Marathon des Sables: the world’s toughest desert race

Marathon des Sables

The Marathon des Sables, or Marathon des Sables, is perhaps the toughest race in the world. Held every year in southern Morocco, it covers 250 kilometers over six stages. Runners face the challenge of running in the desert, in inhospitable terrain, and in temperatures that vary greatly from day tonight.

The Marathon des Sables is not only famous for the physical and mental challenge it presents to the runners, but also for its charitable background. The funds raised are donated to foundations or local social projects. For a few days, the Sahara desert brings out the best in everyone.

Every year, a challenge

The race was created by Frenchman Patrick Bauer. In 1984, while walking alone in the desert, Bauer began to reflect on how sporting activity transforms people. It was then that he had the idea of organizing a race that was both a challenge in itself and had solidarity at its heart.

The first edition of the Marathon des Sables was held in 1986, with only 23 participants, and since then more than 20,000 runners have taken part in the races held every year, usually in April. In 2020, however, the 35th edition has been moved to September as a result of the worldwide confinement caused by the coronavirus.

Solidarity projects

In the years that the race has been held, there have been many solidarity projects that have been successful. In the village of Alright, a canalization system was created to provide 150 people with drinking water. In the town of Jdaid, a handicraft complex was built for the education of women and in Ouarzazate, a sports center was built to transmit the values of sport to the children of the area. These are just a few examples, but there have been many others that have been made possible thanks to the 34 previous editions.

The stages that the 800 or so runners have to face are between 20 and 40 kilometers long, except for one stage of about 80 kilometers. The route changes from year to year, but it covers plains, dry riverbeds, dunes, and rocky sections. Continuous climbs and descents, and some considerable slopes that put the body to the limit. This is why each runner has to undergo a rigorous medical examination before taking on the challenge.

The difficulty of the race

In addition to the harsh climatic and environmental conditions, each runner has to carry the necessary elements to get through the six stages, including warm clothing to overcome the drastic drop in temperature during the night, a sleeping bag and insulation, and food with a minimum of 2,000 calories per day. The weight must be between 6.5 and 15 kilos, and the organization is responsible for providing participants with 9 liters of water per day, distributed at the obligatory checkpoints, from two to six depending on the stage. Afterward, the runner has to dose his water for the course of the race and his subsequent rest time.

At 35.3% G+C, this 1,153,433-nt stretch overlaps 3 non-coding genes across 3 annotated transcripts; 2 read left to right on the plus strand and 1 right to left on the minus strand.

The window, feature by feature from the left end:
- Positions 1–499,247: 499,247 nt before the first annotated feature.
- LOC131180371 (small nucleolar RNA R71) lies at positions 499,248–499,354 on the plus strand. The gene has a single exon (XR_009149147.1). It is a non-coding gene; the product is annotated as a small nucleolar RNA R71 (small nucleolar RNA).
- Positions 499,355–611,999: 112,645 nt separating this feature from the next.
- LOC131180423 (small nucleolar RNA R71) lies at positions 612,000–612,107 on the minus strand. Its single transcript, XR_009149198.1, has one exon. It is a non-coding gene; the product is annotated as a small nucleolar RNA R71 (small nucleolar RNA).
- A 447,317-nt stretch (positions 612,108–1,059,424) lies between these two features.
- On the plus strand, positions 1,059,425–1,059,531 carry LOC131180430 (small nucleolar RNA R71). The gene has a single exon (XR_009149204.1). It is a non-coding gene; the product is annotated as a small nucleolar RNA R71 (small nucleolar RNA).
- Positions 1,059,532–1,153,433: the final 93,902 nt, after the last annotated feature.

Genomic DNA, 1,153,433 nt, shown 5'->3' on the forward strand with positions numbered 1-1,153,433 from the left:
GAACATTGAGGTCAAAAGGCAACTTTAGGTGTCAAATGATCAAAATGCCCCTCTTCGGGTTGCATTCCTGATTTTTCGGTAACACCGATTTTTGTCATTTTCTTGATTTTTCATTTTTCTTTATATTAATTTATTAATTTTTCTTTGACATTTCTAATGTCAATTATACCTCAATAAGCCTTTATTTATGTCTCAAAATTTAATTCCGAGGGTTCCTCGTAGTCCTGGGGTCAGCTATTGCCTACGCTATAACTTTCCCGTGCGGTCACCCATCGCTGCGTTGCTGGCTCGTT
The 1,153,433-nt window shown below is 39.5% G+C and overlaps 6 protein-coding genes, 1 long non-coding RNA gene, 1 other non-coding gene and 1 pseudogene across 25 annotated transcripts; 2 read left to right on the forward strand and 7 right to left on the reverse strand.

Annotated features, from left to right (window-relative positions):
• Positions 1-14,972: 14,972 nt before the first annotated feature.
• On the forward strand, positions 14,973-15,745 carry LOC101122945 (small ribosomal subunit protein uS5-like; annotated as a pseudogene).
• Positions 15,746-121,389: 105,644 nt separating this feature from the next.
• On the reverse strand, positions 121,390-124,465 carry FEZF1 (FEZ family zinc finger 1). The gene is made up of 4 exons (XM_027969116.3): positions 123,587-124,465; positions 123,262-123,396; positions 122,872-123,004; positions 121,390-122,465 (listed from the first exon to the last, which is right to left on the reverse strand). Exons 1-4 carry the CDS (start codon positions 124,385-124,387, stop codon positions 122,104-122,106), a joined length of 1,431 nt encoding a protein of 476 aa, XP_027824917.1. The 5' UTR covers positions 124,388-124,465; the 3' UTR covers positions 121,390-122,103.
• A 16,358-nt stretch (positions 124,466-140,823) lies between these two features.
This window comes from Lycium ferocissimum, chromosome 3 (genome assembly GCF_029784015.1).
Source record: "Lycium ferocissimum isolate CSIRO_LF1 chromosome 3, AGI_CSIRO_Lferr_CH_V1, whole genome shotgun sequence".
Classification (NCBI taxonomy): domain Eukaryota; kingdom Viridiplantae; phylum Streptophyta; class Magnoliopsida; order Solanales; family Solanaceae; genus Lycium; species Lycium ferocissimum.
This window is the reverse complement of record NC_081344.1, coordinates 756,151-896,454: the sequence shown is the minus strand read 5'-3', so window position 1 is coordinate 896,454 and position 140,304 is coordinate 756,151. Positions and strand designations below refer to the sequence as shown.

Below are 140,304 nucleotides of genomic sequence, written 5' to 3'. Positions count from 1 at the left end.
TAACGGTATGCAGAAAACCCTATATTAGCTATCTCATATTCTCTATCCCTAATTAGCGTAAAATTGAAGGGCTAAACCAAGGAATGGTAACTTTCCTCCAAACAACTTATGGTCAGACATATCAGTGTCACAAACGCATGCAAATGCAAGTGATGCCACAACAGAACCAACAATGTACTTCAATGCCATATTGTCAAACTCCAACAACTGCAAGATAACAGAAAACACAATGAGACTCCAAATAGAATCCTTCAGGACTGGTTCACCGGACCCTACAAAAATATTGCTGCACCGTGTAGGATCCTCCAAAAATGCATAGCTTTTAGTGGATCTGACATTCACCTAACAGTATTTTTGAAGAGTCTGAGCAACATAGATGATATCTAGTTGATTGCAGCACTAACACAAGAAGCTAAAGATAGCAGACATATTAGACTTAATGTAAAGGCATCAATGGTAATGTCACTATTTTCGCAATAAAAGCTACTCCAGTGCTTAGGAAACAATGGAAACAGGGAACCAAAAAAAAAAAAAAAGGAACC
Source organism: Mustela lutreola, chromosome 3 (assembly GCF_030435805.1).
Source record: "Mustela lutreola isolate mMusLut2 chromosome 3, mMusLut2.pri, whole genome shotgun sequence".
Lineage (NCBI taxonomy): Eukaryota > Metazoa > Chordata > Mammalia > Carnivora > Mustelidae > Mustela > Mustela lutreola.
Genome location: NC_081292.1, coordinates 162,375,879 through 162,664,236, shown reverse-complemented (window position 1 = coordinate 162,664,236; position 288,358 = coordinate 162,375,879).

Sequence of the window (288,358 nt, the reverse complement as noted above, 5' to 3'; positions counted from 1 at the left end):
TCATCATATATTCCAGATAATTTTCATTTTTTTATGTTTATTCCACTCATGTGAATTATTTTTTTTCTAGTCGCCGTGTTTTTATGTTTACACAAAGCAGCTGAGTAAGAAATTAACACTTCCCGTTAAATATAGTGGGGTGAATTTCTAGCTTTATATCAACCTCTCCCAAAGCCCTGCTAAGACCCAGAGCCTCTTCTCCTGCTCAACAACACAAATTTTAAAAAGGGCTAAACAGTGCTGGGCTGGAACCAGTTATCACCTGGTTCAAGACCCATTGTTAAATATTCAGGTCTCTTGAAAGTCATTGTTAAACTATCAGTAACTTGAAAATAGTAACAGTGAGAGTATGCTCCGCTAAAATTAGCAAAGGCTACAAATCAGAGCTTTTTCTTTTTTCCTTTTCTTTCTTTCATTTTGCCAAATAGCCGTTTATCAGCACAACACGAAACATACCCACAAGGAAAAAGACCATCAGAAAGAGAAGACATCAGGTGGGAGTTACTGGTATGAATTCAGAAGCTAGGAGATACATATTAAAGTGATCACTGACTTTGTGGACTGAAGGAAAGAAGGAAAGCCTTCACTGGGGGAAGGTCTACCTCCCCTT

Race has many difficulties. Sometimes the temperature reaches almost 50 degrees Celsius during the day and vision is impaired by the desert sand. Ninety percent of the participants run the race, with corresponding rest periods, while 10 percent of the participants walk. In both cases, it is necessary to use your strength and control your mind, which is what can really play tricks on you.

Many anecdotes

In the 35 years of the race’s existence, there are many anecdotes. The youngest participant was 16 years old, while the oldest was 79. In 1994, the Italian runner Mauro Prosperi got lost during a sandstorm; he turned up nine days later in Algeria with a nomadic group. In 2007 the athlete Bernard Jule died from the effort despite being in good health.

Last year’s edition was won by Moroccan Rachid El Morality for the seventh consecutive year. The runner took 18 hours, 31 minutes, and 24 seconds to complete the course. Alongside Rachid, a dog, Cactus, who ran 120 kilometers together with the athletes, was also awarded a medal, finishing in the top 50 of the general classification and completing the entire 76 kilometers of the longest day. In the evening he was hydrated by the runners, who used their own water to quench his thirst. The dog received a medal and was attended to by a vet, who certified that he was in good general condition while his family, who had been located, came to collect him.

The race through the dunes of the Sahara is an unforgettable experience for the runners who take part in the Marathon des Sables. They all agree that it is a before and after in their lives. A total of 250 kilometers of extraordinary toughness proves, once again, that man can do anything he sets his mind to, with the sole impulse of his desire to excel.

Leave a Reply

Your email address will not be published. Required fields are marked *

You may use these HTML tags and attributes: <a href="" title=""> <abbr title=""> <acronym title=""> <b> <blockquote cite=""> <cite> <code> <del datetime=""> <em> <i> <q cite=""> <s> <strike> <strong>

WhatsApp chat